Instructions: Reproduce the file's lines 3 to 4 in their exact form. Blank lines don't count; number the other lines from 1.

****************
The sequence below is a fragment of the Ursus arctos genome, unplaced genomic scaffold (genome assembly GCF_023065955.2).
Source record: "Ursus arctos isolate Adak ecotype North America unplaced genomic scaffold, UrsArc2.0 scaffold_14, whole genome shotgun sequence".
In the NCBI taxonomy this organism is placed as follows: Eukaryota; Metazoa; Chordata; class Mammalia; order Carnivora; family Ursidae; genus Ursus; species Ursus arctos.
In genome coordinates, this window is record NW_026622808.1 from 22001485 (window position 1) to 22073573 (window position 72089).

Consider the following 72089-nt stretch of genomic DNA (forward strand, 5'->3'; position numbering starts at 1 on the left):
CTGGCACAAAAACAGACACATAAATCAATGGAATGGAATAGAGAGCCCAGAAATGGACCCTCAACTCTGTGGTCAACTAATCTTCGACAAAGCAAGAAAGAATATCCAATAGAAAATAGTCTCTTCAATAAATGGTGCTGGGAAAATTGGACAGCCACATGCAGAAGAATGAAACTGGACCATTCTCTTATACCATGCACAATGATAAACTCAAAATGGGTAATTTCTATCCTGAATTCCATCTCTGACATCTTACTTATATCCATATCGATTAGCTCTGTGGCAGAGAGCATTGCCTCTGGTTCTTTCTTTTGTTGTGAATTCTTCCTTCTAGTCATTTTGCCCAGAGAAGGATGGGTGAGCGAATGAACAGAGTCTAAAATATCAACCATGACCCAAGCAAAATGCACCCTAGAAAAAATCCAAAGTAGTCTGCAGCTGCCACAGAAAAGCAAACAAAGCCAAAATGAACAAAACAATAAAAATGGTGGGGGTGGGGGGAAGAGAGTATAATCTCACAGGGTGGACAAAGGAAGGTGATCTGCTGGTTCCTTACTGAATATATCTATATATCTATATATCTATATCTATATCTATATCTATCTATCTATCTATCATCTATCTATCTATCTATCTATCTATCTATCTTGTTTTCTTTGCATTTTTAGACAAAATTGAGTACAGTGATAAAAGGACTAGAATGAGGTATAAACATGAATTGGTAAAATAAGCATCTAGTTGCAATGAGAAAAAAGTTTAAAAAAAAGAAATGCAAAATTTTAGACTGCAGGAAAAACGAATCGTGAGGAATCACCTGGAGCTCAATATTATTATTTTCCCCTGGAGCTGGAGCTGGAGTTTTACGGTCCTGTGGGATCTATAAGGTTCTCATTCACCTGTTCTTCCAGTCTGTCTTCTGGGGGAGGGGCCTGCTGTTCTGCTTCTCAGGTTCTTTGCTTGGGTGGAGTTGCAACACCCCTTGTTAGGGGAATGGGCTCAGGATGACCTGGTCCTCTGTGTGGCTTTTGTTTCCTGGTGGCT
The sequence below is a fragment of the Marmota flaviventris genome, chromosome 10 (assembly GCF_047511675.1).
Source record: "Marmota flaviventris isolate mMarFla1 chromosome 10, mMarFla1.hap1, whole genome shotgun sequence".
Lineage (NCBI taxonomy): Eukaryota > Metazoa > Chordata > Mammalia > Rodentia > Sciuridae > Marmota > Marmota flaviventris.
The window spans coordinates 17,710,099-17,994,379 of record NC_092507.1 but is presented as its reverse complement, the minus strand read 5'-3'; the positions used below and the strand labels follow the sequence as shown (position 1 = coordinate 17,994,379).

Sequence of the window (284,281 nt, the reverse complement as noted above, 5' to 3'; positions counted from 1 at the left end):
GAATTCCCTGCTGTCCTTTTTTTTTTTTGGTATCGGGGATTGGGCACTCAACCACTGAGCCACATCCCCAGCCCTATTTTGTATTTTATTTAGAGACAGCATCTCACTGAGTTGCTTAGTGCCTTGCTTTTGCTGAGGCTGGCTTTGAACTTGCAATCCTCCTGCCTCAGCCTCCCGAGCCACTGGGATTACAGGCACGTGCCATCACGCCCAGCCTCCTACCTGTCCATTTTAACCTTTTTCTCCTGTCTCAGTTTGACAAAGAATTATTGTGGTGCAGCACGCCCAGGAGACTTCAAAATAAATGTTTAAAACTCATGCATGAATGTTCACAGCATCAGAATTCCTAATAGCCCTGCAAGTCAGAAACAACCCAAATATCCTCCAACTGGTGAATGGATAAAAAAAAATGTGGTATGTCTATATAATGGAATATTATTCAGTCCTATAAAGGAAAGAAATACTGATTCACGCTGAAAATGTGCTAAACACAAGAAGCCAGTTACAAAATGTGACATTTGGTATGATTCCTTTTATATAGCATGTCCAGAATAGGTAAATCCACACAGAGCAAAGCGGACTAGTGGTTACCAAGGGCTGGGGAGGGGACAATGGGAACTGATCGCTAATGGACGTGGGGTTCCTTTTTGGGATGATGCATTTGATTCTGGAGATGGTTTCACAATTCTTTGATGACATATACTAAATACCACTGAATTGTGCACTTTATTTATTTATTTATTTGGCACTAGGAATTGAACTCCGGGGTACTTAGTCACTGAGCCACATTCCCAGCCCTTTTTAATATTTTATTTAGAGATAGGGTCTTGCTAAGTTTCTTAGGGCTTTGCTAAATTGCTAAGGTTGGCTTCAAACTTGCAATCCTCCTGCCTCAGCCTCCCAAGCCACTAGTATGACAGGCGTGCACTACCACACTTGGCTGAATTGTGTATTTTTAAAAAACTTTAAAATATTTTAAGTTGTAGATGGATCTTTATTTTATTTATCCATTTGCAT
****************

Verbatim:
In the NCBI taxonomy this organism is placed as follows: Eukaryota; Metazoa; Chordata; class Mammalia; order Carnivora; family Ursidae; genus Ursus; species Ursus arctos.
In genome coordinates, this window is record NW_026622808.1 from 22001485 (window position 1) to 22073573 (window position 72089).